The Rough Shape Of Asteroid "ITOKAWA" Revealed
A recent radar observation clarified the rough shape of an asteroid called "ITOKAWA", where the MUSES-C (Hayabusa) is heading for. A research group led by Dr. Steve Ostro of the NASA Jet Propulsion Laboratory carried out observations by transmitting radio waves to ITOKAWA from the radiotelescope at the Arecibo Observatory in Puerto Rico.
The radiotelescope is famous for having the largest diameter of 305 meters. Their research is to observe time of wave reflection and frequency gaps over a long time to study the shape and revolution of a faraway asteroid.
Hayabusa will carry out detailed observations for months after its scheduled arrival at ITOKAWA in the summer of 2005. The onboard high-performance camera will capture more precise images of the surface of ITOKAWA, which looks like a potato in the image data retrieved by the Arecibo Observatory�f s radiotelescope.
In addition, Hayabusa is expected to provide more detailed information on the origin of the solar system through observations by spectroscopy of several wave ranges including infrared rays and X-rays, and hopefully by bringing back a fragment of ITOKAWA.
Hayabusa will conduct an "Earth Swing-by" in May 2004 to project itself into the orbit of ITOKAWA.
HAYABUSA's mission: to bring back samples from an asteroid and investigate the mysteries of the birth of the solar system.
HAYABUSA (MUSES-C) has been developed to investigate asteroids. Asteroids are celestial bodies that are smaller than planets but are part of the solar system. HAYABUSA was launched on May 9th, 2003, and has been flying steadily towards an asteroid named "Itokawa," after the late Dr. Hideo Itokawa, the father of Japan's space development program. HAYABUSA is traveling through space using an ion engine. It will orbit the asteroid, land on it, and bring back a sample from its surface.
Until now, the only extra-terrestrial celestial body from which we have gathered samples is the Moon. But since the matter that comprises large bodies such as the planets and the Moon has changed over time due to thermal processes, these bodies cannot provide us with a pristine record of the solar system. Asteroids, on the other hand, are believed to be small enough to have preserved the state of the early solar system and are sometimes referred to as celestial fossils. A soil sample from an asteroid can give us clues about the raw materials that made up planets and asteroids in their formative years, and about the state of the inside of a solar nebula around the time of the birth of the planets. However small the sample amount may be, its scientific significance is tremendous.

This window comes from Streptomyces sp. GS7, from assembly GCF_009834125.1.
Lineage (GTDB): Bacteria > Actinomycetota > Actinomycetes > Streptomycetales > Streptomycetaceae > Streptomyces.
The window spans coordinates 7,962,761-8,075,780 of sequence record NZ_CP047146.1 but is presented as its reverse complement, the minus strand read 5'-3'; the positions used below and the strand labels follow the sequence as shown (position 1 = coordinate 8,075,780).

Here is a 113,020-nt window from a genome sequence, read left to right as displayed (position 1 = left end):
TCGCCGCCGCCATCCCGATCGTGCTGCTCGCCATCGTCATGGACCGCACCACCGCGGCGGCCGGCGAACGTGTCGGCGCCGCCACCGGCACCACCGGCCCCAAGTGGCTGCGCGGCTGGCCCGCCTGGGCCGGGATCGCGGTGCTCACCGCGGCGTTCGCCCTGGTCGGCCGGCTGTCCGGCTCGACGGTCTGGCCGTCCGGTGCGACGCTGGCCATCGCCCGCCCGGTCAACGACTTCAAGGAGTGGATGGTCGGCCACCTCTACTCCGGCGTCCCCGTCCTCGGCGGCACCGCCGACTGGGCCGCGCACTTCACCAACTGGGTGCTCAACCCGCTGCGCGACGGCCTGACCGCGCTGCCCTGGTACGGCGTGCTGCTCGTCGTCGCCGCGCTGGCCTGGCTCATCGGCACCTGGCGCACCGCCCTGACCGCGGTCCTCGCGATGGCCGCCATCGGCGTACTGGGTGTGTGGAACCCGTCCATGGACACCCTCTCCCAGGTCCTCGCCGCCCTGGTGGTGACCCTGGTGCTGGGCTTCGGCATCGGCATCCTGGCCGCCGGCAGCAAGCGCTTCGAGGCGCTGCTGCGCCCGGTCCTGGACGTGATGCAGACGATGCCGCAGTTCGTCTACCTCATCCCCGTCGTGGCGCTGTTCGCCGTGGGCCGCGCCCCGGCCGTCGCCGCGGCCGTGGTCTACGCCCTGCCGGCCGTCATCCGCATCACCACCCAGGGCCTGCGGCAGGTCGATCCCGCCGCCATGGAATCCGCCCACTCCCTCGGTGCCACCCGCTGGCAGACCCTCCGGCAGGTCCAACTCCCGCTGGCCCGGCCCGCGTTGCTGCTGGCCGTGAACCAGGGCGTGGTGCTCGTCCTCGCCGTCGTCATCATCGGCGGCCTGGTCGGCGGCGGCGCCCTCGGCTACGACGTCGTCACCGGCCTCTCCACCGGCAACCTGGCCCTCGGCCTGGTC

HAYABUSA's mission will play an important role in future space-probe journeys.
HAYABUSA employs a new technology - the ion engine. This engine first ionizes the propellant gas, Xenon, then electrically accelerates and emits the ions, to propel itself forward. As it is a highly efficient engine, it is expected to be an important technological tool for our future exploration of the Moon and the planets. HAYABUSA will demonstrate this technology.
Another innovation that HAYABUSA will demonstrate is the Autonomous Navigation System, which enables the probe to approach a far-away asteroid without human guidance. The system works by measuring the distance to the asteroid with the Optical Navigation Camera, and using Light Detection and Ranging.
HAYABUSA will not only gather samples but also observe the asteroid with various scientific devices and measures. For that purpose, it is equipped with a Telescope Wide-View Cameras and Light Detection and Ranging, as well as with a Near Infrared Spectrometer.
It will also employ a hopping robot, which can move around on the asteroid's surface. When HAYABUSA returns to Earth, a re-entry capsule bearing a surface sample from the asteroid will separate from it and plunge into the Earth's atmosphere. This is also a very important experiment in space engineering.
Asteroid Radar Science at JPL
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Deep Impact Spacecraft and Impactor Begin Environmental Testing
Boulder CO - Mar 31, 2004
The spacecraft pair that will give scientists their first up-close look at a comet entered the final testing phase before their launch scheduled for December 2004. The Flyby and Impactor spacecrafts for the Deep Impact mission will be joined in their final flight configuration to undergo thermal vacuum, vibration and acoustic testing.
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